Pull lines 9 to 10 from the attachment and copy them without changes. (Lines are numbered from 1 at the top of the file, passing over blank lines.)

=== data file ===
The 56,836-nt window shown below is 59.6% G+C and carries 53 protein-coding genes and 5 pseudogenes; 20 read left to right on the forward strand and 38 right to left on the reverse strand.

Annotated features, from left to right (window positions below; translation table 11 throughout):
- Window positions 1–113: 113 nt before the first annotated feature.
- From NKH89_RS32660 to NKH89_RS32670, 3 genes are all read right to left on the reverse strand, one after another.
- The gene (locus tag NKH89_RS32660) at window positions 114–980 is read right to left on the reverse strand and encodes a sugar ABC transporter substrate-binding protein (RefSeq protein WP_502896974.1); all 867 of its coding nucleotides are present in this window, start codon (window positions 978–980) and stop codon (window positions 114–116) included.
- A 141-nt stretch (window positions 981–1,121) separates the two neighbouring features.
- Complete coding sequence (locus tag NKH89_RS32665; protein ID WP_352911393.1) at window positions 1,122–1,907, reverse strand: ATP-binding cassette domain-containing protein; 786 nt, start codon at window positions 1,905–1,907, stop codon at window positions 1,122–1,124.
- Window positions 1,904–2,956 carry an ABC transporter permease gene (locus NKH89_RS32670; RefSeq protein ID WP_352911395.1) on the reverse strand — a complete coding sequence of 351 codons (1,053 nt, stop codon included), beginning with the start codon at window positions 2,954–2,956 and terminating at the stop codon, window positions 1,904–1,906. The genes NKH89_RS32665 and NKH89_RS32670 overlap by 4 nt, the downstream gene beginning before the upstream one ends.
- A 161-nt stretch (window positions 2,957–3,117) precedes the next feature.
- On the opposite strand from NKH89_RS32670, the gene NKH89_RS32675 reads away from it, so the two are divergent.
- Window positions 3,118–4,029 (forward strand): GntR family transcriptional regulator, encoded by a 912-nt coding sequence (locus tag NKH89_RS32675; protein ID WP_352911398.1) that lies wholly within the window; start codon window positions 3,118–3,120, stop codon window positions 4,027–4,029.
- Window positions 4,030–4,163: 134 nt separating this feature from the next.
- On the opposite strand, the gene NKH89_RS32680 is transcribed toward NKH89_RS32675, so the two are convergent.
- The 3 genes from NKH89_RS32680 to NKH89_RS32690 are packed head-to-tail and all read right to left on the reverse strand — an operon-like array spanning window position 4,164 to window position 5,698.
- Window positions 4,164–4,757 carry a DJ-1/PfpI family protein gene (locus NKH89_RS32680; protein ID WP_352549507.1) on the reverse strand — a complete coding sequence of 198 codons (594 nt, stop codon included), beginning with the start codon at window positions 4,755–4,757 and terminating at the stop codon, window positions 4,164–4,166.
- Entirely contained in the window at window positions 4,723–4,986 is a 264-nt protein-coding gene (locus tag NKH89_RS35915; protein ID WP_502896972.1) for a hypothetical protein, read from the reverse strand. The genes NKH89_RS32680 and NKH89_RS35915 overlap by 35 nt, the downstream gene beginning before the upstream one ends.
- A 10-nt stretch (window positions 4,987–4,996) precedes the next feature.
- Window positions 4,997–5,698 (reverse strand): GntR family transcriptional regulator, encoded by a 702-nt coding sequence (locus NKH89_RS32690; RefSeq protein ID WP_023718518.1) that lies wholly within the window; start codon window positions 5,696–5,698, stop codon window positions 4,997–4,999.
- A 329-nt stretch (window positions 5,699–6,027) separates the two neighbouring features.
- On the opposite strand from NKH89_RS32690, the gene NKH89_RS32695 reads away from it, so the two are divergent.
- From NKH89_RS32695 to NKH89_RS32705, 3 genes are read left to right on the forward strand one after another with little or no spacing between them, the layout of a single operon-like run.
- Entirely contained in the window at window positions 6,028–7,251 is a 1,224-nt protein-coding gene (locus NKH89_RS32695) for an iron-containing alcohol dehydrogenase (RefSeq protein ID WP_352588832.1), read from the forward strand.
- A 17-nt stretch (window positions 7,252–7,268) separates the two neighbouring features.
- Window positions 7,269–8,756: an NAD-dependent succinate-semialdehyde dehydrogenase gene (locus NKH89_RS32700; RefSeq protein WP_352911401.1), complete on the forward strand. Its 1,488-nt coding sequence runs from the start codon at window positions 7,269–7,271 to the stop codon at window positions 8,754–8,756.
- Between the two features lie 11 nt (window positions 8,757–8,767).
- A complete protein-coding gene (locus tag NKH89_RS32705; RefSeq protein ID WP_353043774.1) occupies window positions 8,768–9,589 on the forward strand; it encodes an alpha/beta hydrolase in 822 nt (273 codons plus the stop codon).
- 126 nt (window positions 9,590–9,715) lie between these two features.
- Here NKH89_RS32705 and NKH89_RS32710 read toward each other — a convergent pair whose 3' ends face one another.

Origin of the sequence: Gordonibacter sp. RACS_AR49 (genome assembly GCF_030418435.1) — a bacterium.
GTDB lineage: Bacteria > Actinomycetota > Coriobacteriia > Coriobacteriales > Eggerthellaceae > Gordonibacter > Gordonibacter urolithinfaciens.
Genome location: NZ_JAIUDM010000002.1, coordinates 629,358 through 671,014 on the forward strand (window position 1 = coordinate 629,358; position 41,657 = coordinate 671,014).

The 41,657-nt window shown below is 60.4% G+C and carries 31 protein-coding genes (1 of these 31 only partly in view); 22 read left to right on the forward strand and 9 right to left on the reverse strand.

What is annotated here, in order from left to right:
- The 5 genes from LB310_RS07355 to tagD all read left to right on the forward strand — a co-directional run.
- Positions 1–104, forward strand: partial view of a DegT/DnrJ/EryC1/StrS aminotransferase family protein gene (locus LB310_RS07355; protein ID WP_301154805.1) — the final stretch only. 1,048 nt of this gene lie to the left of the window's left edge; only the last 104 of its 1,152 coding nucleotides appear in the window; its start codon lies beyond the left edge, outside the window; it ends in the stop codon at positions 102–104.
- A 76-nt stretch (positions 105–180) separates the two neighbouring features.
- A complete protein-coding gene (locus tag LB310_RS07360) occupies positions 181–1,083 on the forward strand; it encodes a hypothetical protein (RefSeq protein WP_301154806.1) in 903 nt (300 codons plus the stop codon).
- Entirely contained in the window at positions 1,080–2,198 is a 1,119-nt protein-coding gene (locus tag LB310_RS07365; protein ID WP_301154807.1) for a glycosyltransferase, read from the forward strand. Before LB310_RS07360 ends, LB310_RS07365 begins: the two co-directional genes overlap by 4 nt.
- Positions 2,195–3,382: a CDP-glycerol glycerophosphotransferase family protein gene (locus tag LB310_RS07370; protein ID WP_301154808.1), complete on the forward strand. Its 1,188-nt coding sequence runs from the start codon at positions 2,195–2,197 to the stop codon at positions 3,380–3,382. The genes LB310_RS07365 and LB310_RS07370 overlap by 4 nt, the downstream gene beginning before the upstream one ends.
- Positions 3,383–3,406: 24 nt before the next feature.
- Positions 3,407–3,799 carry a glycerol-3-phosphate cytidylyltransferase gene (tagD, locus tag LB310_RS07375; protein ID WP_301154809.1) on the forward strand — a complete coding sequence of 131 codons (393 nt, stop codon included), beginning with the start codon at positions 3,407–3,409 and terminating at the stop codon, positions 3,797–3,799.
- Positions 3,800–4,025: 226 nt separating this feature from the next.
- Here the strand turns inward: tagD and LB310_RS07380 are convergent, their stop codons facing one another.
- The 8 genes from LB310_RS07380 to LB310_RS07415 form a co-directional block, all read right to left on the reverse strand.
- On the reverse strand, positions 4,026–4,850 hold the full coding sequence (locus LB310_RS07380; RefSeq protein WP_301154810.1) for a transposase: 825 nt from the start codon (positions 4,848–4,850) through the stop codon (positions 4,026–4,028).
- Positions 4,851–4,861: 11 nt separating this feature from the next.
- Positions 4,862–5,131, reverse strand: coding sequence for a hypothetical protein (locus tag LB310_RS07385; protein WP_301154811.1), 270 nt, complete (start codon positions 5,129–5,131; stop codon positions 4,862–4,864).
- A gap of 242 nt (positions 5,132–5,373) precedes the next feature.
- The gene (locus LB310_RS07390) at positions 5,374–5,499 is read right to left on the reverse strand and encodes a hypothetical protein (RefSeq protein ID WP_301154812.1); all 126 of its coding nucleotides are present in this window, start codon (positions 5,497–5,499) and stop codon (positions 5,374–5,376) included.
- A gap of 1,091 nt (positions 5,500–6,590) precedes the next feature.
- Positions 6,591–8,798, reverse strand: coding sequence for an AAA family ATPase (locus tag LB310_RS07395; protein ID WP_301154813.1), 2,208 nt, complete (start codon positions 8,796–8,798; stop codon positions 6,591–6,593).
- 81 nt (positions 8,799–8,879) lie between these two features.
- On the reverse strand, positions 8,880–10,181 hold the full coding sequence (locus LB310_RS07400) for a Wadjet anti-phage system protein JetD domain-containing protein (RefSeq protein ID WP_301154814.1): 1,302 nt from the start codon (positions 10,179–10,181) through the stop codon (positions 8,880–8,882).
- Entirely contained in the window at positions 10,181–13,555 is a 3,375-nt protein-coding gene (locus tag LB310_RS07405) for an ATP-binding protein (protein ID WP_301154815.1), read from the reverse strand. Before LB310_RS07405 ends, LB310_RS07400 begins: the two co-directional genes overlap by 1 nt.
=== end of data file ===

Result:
- A 161-nt stretch (window positions 2,957–3,117) precedes the next feature.
- On the opposite strand from NKH89_RS32670, the gene NKH89_RS32675 reads away from it, so the two are divergent.